Even with additional precautions, such as taking temperatures, physical distancing among dozens of cubicles and deep cleaning the building multiple times each day, about 40 people had to be placed in quarantine recently after a staff member and a volunteer tested positive for the coronavirus. No one they came in contact with at the center has contracted the virus so far.
“These types of situations put our own staff and volunteers in crisis somewhat,” Levitan said. And crisis-line directors across the country, she said, are dealing with the same types of concerns and fears.
“We’re a crisis line of people that can sometimes feel in crisis during this time.”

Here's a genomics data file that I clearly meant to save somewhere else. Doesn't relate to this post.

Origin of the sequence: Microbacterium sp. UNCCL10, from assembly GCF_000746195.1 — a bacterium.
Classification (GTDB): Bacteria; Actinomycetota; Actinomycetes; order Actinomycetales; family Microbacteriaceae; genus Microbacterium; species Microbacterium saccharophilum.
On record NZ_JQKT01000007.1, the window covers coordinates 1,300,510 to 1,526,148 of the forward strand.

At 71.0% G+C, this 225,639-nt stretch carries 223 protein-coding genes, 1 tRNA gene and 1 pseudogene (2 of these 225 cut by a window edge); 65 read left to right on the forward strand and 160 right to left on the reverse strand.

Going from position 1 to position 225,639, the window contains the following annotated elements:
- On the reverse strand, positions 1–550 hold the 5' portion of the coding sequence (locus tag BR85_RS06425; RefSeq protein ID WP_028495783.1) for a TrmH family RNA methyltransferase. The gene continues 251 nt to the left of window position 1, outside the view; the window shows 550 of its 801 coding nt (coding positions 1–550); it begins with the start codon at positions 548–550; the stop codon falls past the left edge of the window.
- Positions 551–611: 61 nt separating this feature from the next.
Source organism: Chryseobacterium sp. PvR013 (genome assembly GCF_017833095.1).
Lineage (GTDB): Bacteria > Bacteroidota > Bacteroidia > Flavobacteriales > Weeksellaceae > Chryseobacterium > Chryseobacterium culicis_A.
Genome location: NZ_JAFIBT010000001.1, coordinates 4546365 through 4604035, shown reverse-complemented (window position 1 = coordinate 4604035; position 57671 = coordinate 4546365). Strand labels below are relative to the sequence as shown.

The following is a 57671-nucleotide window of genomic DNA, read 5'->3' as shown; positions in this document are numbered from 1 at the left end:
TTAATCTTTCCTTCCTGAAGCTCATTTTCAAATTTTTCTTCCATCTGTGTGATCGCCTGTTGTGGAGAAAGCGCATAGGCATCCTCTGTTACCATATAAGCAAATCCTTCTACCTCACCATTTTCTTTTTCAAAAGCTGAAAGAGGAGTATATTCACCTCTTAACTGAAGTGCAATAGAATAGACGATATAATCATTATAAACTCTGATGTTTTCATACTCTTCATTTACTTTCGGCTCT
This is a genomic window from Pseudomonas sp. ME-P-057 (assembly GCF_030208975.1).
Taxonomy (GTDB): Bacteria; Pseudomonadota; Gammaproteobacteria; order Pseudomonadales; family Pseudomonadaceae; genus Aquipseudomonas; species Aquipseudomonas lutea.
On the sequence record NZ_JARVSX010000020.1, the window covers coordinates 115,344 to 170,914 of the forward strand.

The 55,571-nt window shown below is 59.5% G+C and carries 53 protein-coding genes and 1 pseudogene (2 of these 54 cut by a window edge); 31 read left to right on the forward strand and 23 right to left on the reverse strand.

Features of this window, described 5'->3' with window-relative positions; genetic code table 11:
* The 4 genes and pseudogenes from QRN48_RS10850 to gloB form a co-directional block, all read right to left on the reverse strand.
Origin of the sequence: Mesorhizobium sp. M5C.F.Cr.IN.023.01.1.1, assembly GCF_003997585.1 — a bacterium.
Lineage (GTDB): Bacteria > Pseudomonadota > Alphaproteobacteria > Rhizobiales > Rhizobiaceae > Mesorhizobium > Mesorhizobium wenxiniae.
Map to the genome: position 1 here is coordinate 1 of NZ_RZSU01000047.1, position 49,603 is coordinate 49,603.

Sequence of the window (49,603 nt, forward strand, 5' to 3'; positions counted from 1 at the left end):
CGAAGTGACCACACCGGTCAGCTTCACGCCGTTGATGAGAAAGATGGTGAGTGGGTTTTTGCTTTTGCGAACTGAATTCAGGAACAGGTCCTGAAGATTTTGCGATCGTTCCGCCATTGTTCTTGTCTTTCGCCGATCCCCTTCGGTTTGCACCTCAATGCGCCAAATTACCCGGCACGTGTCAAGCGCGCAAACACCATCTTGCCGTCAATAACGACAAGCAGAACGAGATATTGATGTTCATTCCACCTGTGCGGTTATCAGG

Despite that, volunteers and staff are asking to do more. Those who can’t come into the office are offering to work remotely, staffing the online Crisis Chat, a service for those who might not want to talk on the phone. Managers are picking up four to six shifts a week.
“People feel really helpless in a time like this, and we feel like we don’t have any control,” Levitan said. Taking calls and being able to help community, she said, “reduces our anxiety as well.”
In early-morning darkness last week, Rosas drove half an hour from Lakewood to the Didi Hirsch center for her regular graveyard shift. When she got in around 12:20 a.m., she used a no-touch thermometer in the building and, after logging her temperature, went upstairs.
She headed for her favorite booth, feeling soothed by the presence of the nearby window. After sanitizing the cubicle and her headset with Clorox wipes, she clicked “ready” on her computer and waited for the calls to come in.